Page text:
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Timer Not in sequence

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vincentspm

New Member
Hi All,

I connected 1 555 timer and 2 IC 4017 counter.
when i supply voltage by 9v DC battery, all the timing no problem,
but once i supply using 9v AC-DC adapter, the timing are not in sequence, and on randomly.

Example:
i connect 1st IC 4017 9th output to a LED, and 555 timer output to 4017 clock input.
By right it should 10 pulse from 555 timer, and 1 output pulse from 4017,
for my case, it keep random blinking on 4017 output.

Can i know why it can happpen?
 

BrownOut

Banned
Well, looking at your schematic... oh wait! You haven't posted one. How are we supposed to evaluate your circuit?
 

audioguru

Well-Known Member
Most Helpful Member
Pin 15 of each 4017 is its RESET pin that you must activate when the power is applied to the circuit. A resistor and capacitor will do it.

All electronic circuits need a supply bypass capacitor that yours does not have.
 

vincentspm

New Member
Pin 15 of each 4017 is its RESET pin that you must activate when the power is applied to the circuit. A resistor and capacitor will do it.

All electronic circuits need a supply bypass capacitor that yours does not have.
Thank you for your information, i will try it later.
 

BrownOut

Banned
You need a whole different adaptor. You might try connecting a large value electrolytic capacitor where the power connects to your project board. Use the largest capacitor you can find, but it should be at least a couple hundred micro farads. Make sure it's rated for the voltage you're using.
 
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Hero999

Banned
Pin 5 of the 555s should be connected to 0V via a 10nF capacitor.

Why are you using two 555s when all you need is a single 556?
 

Boncuk

New Member
Why are you using two 555s when all you need is a single 556?
Hi Hero,

I once used a 556 and two different frequencies to work with. Timer A worked as proposed 500Hz and timer B (380Hz) was way off (at about 2.5KHz). I was by no means to be corrected.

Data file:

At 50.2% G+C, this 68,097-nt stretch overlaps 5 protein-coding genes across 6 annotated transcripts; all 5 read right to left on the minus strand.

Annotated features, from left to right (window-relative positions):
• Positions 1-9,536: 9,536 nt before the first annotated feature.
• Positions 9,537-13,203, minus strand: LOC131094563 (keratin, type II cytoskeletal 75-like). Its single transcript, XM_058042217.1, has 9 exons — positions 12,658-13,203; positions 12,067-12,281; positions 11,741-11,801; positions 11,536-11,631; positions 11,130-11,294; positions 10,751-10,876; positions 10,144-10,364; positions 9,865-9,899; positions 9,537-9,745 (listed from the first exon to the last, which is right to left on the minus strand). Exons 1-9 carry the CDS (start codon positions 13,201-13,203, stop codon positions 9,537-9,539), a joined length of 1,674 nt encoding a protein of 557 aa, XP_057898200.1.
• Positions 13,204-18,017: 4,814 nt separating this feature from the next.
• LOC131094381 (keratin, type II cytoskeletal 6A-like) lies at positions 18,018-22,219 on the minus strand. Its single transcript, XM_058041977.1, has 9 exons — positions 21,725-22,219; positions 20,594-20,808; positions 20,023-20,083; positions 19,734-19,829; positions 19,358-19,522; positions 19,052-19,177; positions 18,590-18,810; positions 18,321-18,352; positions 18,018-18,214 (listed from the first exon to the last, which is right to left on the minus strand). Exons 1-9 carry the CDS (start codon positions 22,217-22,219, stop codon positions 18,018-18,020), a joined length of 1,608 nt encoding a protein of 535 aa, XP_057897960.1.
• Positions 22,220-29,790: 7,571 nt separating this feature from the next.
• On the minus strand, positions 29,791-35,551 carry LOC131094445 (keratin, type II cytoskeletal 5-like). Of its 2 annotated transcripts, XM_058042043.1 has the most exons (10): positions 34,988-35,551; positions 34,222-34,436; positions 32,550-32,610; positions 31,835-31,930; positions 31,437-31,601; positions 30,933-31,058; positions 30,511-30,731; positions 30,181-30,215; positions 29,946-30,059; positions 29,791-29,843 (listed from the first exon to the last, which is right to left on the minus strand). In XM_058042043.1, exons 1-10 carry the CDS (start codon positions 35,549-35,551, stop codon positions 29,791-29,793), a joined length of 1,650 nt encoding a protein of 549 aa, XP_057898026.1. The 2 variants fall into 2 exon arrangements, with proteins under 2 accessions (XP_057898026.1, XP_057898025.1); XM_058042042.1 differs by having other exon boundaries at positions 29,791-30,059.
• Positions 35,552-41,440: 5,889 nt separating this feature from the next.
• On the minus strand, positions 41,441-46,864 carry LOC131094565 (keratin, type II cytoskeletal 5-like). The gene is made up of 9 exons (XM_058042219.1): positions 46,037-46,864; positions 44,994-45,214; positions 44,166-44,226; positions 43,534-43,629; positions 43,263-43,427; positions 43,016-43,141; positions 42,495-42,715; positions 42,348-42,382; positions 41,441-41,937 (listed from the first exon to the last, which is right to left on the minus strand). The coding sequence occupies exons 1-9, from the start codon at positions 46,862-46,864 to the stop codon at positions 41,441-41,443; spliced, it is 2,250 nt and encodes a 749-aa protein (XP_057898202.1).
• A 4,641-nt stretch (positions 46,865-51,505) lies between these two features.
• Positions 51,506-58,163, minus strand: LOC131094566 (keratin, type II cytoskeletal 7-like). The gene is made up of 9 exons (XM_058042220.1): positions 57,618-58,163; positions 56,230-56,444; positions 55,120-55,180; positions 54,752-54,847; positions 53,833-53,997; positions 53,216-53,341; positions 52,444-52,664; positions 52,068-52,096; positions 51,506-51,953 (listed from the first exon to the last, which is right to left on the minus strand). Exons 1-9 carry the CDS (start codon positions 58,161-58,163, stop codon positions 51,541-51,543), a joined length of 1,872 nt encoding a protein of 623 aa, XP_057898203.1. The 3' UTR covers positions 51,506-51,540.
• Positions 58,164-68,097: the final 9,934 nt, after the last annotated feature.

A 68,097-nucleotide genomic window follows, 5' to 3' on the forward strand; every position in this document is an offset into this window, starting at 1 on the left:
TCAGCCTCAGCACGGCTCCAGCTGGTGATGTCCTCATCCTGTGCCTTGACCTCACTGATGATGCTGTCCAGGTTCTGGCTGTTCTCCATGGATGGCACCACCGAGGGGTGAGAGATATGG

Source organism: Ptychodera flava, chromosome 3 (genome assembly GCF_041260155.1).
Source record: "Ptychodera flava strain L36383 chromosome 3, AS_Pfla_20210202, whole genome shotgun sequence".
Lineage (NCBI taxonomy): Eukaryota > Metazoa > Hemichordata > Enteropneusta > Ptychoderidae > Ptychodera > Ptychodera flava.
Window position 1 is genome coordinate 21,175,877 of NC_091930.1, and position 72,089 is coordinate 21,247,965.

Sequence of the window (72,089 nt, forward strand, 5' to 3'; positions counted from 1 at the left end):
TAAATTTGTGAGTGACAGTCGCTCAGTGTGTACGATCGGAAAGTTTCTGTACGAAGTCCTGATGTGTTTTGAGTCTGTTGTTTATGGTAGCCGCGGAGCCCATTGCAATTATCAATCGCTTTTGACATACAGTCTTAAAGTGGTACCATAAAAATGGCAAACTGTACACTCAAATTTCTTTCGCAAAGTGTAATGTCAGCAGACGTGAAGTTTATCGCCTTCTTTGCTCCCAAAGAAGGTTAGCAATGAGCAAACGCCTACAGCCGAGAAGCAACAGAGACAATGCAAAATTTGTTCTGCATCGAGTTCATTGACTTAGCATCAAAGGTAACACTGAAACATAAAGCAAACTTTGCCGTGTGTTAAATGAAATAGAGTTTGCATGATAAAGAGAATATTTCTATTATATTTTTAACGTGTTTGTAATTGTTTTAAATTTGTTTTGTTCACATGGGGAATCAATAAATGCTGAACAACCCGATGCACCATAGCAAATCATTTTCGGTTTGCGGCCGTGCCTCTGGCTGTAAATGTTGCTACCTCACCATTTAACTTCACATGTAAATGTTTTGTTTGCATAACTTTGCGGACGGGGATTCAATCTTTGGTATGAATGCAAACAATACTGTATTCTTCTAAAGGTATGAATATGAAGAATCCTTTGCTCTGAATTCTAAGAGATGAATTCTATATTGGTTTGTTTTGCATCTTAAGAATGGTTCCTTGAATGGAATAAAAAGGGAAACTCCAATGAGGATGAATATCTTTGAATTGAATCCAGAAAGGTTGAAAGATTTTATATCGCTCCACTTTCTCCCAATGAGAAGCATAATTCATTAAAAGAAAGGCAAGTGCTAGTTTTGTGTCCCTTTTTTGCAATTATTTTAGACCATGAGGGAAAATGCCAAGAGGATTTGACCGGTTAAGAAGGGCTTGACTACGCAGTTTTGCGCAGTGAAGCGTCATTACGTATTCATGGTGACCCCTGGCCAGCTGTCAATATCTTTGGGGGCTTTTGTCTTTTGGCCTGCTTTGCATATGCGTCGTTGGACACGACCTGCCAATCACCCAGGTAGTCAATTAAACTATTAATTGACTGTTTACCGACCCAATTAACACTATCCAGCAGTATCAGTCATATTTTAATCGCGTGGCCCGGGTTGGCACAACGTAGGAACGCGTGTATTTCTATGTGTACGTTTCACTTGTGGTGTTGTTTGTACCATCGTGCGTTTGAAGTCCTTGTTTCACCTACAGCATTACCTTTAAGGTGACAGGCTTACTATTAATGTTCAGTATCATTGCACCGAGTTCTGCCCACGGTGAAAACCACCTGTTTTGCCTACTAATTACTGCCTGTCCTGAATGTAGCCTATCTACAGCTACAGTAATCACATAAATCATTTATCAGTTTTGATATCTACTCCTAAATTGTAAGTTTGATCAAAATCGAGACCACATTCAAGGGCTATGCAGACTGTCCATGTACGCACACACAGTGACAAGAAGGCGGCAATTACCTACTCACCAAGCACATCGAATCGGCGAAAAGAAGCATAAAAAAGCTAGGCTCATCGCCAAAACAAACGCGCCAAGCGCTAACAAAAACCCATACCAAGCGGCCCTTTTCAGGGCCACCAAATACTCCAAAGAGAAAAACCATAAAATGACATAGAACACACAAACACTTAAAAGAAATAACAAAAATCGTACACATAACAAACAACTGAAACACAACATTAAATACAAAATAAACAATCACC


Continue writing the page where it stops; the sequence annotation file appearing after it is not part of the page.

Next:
I guess there is a problem with dual timer chips when operating at different frequencies.

Boncuk
 

georgetwo

Member
Hero999 i agree with you. i have stoped using 556 since i discovered this. the cirfuit above need some filter to reduse noise becuse 4017, 4013, 555 and other clock inputs respondes to noise easily.
 

Hero999

Banned
I once used a 556 and two different frequencies to work with. Timer A worked as proposed 500Hz and timer B (380Hz) was way off (at about 2.5KHz). I was by no means to be corrected.

I guess there is a problem with dual timer chips when operating at different frequencies.
That's strange, I've done that before with no problems.

Were both control voltage pins connected to 0V via 10nF capacitors and the supply voltage properly bypassed with 100nF?
 

Boncuk

New Member
That's strange, I've done that before with no problems.

Were both control voltage pins connected to 0V via 10nF capacitors and the supply voltage properly bypassed with 100nF?
Everything was correctly connected, also the 10nF caps at CV. Although the circuit was battery powered I used 100µF electrolytic and a 100nF cap for bypass.

May be the chip I purchased in Thailand was not an OEM product.
 

vincentspm

New Member
thank you for all your help...finally my circuit work without any problem with adding one small supply bypass capacitor from supply(+) to GND.
 
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